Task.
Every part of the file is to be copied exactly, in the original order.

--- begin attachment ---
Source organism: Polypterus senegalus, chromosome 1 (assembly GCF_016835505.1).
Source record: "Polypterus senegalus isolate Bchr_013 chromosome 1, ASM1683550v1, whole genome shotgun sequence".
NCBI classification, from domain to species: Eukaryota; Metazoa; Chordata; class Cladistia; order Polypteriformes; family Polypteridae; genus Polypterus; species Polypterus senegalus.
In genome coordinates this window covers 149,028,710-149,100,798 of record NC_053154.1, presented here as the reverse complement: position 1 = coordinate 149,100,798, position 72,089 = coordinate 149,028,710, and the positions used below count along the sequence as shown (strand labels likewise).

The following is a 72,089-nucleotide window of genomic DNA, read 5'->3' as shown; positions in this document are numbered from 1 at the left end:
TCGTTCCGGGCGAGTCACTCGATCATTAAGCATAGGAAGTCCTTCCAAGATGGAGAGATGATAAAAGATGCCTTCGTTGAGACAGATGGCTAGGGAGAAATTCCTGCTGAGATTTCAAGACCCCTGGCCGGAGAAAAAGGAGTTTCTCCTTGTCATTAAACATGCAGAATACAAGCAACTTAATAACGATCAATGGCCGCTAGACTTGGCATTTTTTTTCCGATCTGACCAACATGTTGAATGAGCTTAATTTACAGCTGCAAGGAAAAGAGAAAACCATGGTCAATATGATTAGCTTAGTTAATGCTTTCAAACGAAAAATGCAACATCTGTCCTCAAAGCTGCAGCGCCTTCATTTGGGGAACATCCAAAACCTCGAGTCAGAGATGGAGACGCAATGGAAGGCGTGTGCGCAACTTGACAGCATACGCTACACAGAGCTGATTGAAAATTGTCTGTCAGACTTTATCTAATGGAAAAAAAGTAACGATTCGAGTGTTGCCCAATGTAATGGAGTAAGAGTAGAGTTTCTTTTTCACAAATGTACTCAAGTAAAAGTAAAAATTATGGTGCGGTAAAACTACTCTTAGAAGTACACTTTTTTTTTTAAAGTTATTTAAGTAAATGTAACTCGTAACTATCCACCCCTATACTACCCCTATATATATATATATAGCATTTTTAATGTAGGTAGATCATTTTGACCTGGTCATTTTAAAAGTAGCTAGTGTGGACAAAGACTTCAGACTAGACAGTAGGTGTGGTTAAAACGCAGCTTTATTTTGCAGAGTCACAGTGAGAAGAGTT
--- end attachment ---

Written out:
Source organism: Polypterus senegalus, chromosome 1 (assembly GCF_016835505.1).
Source record: "Polypterus senegalus isolate Bchr_013 chromosome 1, ASM1683550v1, whole genome shotgun sequence".
NCBI classification, from domain to species: Eukaryota; Metazoa; Chordata; class Cladistia; order Polypteriformes; family Polypteridae; genus Polypterus; species Polypterus senegalus.
In genome coordinates this window covers 149,028,710-149,100,798 of record NC_053154.1, presented here as the reverse complement: position 1 = coordinate 149,100,798, position 72,089 = coordinate 149,028,710, and the positions used below count along the sequence as shown (strand labels likewise).

The following is a 72,089-nucleotide window of genomic DNA, read 5'->3' as shown; positions in this document are numbered from 1 at the left end:
TCGTTCCGGGCGAGTCACTCGATCATTAAGCATAGGAAGTCCTTCCAAGATGGAGAGATGATAAAAGATGCCTTCGTTGAGACAGATGGCTAGGGAGAAATTCCTGCTGAGATTTCAAGACCCCTGGCCGGAGAAAAAGGAGTTTCTCCTTGTCATTAAACATGCAGAATACAAGCAACTTAATAACGATCAATGGCCGCTAGACTTGGCATTTTTTTTCCGATCTGACCAACATGTTGAATGAGCTTAATTTACAGCTGCAAGGAAAAGAGAAAACCATGGTCAATATGATTAGCTTAGTTAATGCTTTCAAACGAAAAATGCAACATCTGTCCTCAAAGCTGCAGCGCCTTCATTTGGGGAACATCCAAAACCTCGAGTCAGAGATGGAGACGCAATGGAAGGCGTGTGCGCAACTTGACAGCATACGCTACACAGAGCTGATTGAAAATTGTCTGTCAGACTTTATCTAATGGAAAAAAAGTAACGATTCGAGTGTTGCCCAATGTAATGGAGTAAGAGTAGAGTTTCTTTTTCACAAATGTACTCAAGTAAAAGTAAAAATTATGGTGCGGTAAAACTACTCTTAGAAGTACACTTTTTTTTTTAAAGTTATTTAAGTAAATGTAACTCGTAACTATCCACCCCTATACTACCCCTATATATATATATATAGCATTTTTAATGTAGGTAGATCATTTTGACCTGGTCATTTTAAAAGTAGCTAGTGTGGACAAAGACTTCAGACTAGACAGTAGGTGTGGTTAAAACGCAGCTTTATTTTGCAGAGTCACAGTGAGAAGAGTT